Thursday, December 22, 2016

Walking Liberty Half Dollar, 1916-1947

So open up your morning light
And say a little prayer for right
You know that if we are to stay alive
Then see the peace in every eye
--Paula Cole

In 1915 new Mint Director Robert Woolley commissioned a competition for designs to replace the Barber half dollar. The winning design came from Adoph A. Weinman, a German immigrant and sculptor. (Weinman also won the dime competition with a design that affectionately become known as the 'Mercury dime').

1934-S Walking Liberty Half Dollar PCGS MS66+ CAC

The obverse of Weinman's half dollar design featured a full length Lady Liberty striding to the left across the landscape with an American flag behind her blowing in the breeze. She carries branches of laurel and oak in her left arm, symbolic of civic and military virtue. Her right arm is outstretched in the spirit of liberty. She walks toward the dawn of a new day, with the sun rising near her feet on the periphery at about 7 o'clock. The coin's lettering was art deco style. LIBERTY surrounds the top with the date at the bottom. IN GOD WE TRUST appears in the lower right field.

1937-D Walking Liberty Half Dollar PCGS MS67 ex Sounder

On the reverse, an eagle stretches its wings from a mountain crag in a display of spirit and power. A pine branch springs from the rock at the eagle's feet, symbolic of strength. UNITED STATES OF AMERICA circles the top and HALF DOLLAR circles the bottom. E PLURIBUS UNUM is inscribed to the left of the eagle at 9 o'clock. Weinman's initials appear below the eagle's tail feathers at about 4 o'clock near the rim.

1939 Walking Liberty Half Dollar PCGS PR67

When the design was made public, the patriotic theme resonated. The 'Walking Liberty' half dollar was hailed by many as America's most beautiful coin--a label that persists today in the minds of many.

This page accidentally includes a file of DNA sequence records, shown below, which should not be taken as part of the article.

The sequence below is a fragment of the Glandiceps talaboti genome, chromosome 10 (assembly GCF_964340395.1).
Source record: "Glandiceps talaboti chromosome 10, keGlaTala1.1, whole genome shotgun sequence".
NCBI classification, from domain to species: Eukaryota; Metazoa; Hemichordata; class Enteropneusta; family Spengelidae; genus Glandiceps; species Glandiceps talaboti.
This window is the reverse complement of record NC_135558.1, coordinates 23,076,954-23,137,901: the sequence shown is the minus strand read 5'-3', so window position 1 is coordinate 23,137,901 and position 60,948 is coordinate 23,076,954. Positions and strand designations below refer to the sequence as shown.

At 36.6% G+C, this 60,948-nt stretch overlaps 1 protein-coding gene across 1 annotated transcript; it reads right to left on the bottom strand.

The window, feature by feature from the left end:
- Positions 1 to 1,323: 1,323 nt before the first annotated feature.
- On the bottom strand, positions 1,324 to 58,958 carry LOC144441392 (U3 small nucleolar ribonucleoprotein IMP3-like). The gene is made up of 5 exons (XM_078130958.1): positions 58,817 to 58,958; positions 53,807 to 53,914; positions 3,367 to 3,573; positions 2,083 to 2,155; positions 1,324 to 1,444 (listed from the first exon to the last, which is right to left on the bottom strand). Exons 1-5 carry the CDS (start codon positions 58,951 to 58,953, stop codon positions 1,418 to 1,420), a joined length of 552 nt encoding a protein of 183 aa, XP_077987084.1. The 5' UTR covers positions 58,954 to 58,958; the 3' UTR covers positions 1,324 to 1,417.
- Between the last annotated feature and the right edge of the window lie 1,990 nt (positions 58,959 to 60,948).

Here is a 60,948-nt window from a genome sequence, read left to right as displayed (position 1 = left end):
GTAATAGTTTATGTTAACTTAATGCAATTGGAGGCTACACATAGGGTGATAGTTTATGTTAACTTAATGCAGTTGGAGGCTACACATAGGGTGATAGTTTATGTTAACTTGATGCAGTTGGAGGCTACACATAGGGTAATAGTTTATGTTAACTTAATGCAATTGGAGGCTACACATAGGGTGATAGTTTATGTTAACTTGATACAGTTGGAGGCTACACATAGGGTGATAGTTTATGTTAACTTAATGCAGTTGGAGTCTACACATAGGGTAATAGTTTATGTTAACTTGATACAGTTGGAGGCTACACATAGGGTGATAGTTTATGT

Diameter: 30.6 mm
Weight: 12.5 g
Composition: silver .90; copper .10
Edge: Reeded

1942 Walking Liberty Half Dollar PCGS MS67+ CAC

Walkers were first struck for circulation in late 1916. The design proved difficult to produce in full detail with the obverse center, particularly Ms Lib's arm and fingers, often weakly struck and exhibiting a noticeably flat appearance. The series was struck from 1916 until 1947 with some breaks in the 1920s and early 1930s. The Philadelphia, Denver, and San Francisco mints all struck Walkers during the series run. Proof coins were struck for collectors from 1936 to 1942.

1944-S Walking Liberty Half Dollar PCGS MS66

Collectors seeking to amass sets of business strike Walkers have several options. Some pursue the entire 1916-1947 series although this can be quite challenging due the scarcity of several early issues, particularly in high grades. The forty coin 'late date' set interests many collectors as it spans 1933 thru 1947 with all issues available in mint-state grades. Finally, there is the twenty coin 'short' set spanning 1941 thru 1947 that is very popular--particularly as a way to affordably get started in the series.

1947-D Walking Liberty Half Dollar PCGS MS66+ CAC

The Walking Liberty half is also important from a historical standpoint. The series spanned several defining periods in twentieth century America. Walkers were introduced as the US moved from peace to World War I. It was carried in people's pockets during the Roaring Twenties and the Depressionary Thirties. It remained the bulwark of everyday commerce during World War II, and exited the other side to peace once again.

War and peace. Boom and bust. The Walking Liberty half constitutes an artifact of the best and worst of times.

No comments: